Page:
Shocking New Sundance Documentary Claims That Ex-Mercenary Group Secretly Spread HIV in South Africa to ‘Eradicate Blacks’ and Was Once Funded by CIA to Kill UN Secretary General

The documentary was made to look into the 1961 plane crash in Africa that killed the UN Secretary General Dags Hammarskjold, but made some additional incredible claims

A documentary team investigating a South African militia’s possible role in assassinating the second UN Secretary General, Dag Hammarskjold, makes incredible claims that AIDS was used as a weapon of genocide.

The film ‘Cold Case Hammarskjold,’ directed by and starring Mads Brügger, debuted Saturday at the Sundance Film Festival, alleging a shady militia organization called the South African Institute for Maritime Research (SAIMR) spread HIV in an effort to ‘eradicate black people,’ according to the New York Times.

A former militia member named Alexander Jones, claims that his organization used phony vaccinations in the early 1990s to spread the virus that causes AIDS.

‘We were at war,’ said Jones. ‘Black people in South Africa were the enemy.’

Director Mads Brügger attends the 'Cold Case Hammarskjold' premiere during the 2019 Sundance Film Festival at Prospector Square Theatre in Park City, UtahDirector Mads Brügger attends the ‘Cold Case Hammarskjold’ premiere during the 2019 Sundance Film Festival at Prospector Square Theatre in Park City, Utah

Jones tells the filmmakers he personally visited a facility run by SAIMR that he was certain manufactured HIV to spread to the black population.

Elaborating on his claims, Jones also talks about the leader of SAIMR, Keith Maxwell, a man who appeared to have an obsession with HIV/AIDS, as well as someone who posed as a doctor in clinics all throughout black neighborhoods in South Africa.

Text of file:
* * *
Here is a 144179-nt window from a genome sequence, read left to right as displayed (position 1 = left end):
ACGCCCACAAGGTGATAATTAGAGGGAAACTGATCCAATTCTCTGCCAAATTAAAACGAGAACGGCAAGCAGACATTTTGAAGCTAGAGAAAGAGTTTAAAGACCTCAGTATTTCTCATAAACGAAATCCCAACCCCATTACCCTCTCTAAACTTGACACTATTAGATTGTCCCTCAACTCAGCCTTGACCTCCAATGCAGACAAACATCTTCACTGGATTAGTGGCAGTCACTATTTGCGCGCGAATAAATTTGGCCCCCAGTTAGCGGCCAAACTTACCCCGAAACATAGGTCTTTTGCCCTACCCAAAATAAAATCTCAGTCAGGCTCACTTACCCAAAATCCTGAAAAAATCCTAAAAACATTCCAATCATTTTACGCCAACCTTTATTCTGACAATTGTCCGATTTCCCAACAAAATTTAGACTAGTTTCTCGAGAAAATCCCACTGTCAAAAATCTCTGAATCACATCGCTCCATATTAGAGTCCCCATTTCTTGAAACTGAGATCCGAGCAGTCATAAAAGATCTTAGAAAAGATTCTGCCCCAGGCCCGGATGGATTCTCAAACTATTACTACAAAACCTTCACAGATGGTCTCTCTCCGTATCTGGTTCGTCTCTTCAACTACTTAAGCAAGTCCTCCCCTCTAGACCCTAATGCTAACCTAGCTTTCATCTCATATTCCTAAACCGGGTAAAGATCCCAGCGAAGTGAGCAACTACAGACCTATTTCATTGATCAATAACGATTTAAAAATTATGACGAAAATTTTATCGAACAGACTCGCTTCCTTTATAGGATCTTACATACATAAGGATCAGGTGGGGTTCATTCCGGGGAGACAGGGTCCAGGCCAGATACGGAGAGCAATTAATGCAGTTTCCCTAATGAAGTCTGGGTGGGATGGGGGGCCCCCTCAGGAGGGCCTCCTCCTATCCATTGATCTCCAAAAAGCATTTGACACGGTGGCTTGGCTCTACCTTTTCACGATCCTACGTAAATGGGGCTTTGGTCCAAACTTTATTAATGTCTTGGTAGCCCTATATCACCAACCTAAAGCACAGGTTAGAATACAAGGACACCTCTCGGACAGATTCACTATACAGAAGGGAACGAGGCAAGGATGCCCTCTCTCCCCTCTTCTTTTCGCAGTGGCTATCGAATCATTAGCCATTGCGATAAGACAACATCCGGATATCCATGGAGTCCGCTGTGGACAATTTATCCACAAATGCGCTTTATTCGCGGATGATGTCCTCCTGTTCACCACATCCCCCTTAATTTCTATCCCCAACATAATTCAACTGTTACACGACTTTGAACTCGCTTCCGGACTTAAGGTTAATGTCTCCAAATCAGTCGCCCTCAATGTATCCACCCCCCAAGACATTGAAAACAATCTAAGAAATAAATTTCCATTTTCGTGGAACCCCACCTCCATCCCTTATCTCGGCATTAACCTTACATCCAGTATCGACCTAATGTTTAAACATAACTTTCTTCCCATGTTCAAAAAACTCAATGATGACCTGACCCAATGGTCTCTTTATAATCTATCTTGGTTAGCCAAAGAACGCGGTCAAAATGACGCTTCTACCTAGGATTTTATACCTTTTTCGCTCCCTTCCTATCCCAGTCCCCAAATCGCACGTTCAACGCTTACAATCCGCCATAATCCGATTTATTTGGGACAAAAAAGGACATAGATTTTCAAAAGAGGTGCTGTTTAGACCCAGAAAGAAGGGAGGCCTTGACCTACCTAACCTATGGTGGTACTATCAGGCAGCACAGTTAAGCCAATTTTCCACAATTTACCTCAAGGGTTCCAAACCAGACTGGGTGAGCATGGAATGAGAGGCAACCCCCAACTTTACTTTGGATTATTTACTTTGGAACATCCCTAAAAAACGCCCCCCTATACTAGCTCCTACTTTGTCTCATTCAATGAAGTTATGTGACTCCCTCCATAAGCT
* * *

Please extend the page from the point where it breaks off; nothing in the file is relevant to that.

‘[South Africa] may well have one man, one vote with a white majority by the year 2000. Religion in its conservative, traditional form will return,’ Maxwell wrote in private papers according to The Guardian. ‘Abortion on demand, abuse of drugs, and the other excesses of the 1960s, 70s and 80s will have no place in the post-Aids world.”’

Maxwell, a man who self-titled himself ‘commodore,’ died in 2006.

Demonstrators hold banners on July 9, 2000 in the streets of Durban, South Africa, to claim lower priced drugs for AIDSDemonstrators hold banners on July 9, 2000 in the streets of Durban, South Africa, to claim lower priced drugs for AIDS
Officials search the crash site after the plane carrying Dag Hammarskjold came down near Ndola in Northern Rhodesia (later Zambia), in  September 1961Officials search the crash site after the plane carrying Dag Hammarskjold came down near Ndola in Northern Rhodesia (later Zambia), in September 1961

The documentary was made in an effort to look into the suspicious circumstances around the plane crash that killed Dag Hammarskjold in 1961, and the claim by the shadowy SAIMR militia group that they were behind the assassination with the aid of the CIA and British Intelligence.

For years, the official story on the crash concluded possible pilot error or some other kind of accident caused the DC-6 to crash near Ndola, Northern Rhodesia, in what is currently Zambia, but a UN report noted that it was ‘plausible’ an external attack may have been behind the downing.

However, that particular conspiracy took a backseat to the claims of attempted genocide that raised eyebrows among  the AIDS research community.

‘The probability that they were able to do this is close to zero,’ Dr. Salim S. Abdool Karim, the director of Caprisa, a South African AIDS research facility, said about the medically dubious allegation.

The difficult to handle virus would be challenging to replicate and keep viable for injections even in modern laboratories, with even fewer labs in the 1990s having the capabilities to do so, according to Dr. Karim.

The film by Mads Brügger, who is known as a ‘fabulist’ and ‘provocateur,’ according to the Hollywood Reporter, does admit to being unable to corroborate Jones’ story.

However, experts fear this latest conspiracy theory will erode an already weakened trust in South African medical professionals, especially with disproportionately high infection rates among black populations in sub-Saharan Africa.

‘One dangerous consequence of these allegations is that they have the potential to sow mistrust and suspicion of doctors and the medical establishment, and that they may confuse people about how HIV is transmitted,’ said Rebecca Hodes, the University of Cape Town’s director of AIDS and Society Research, to the Times.

SOURCE: Daily Mail – Michael Nam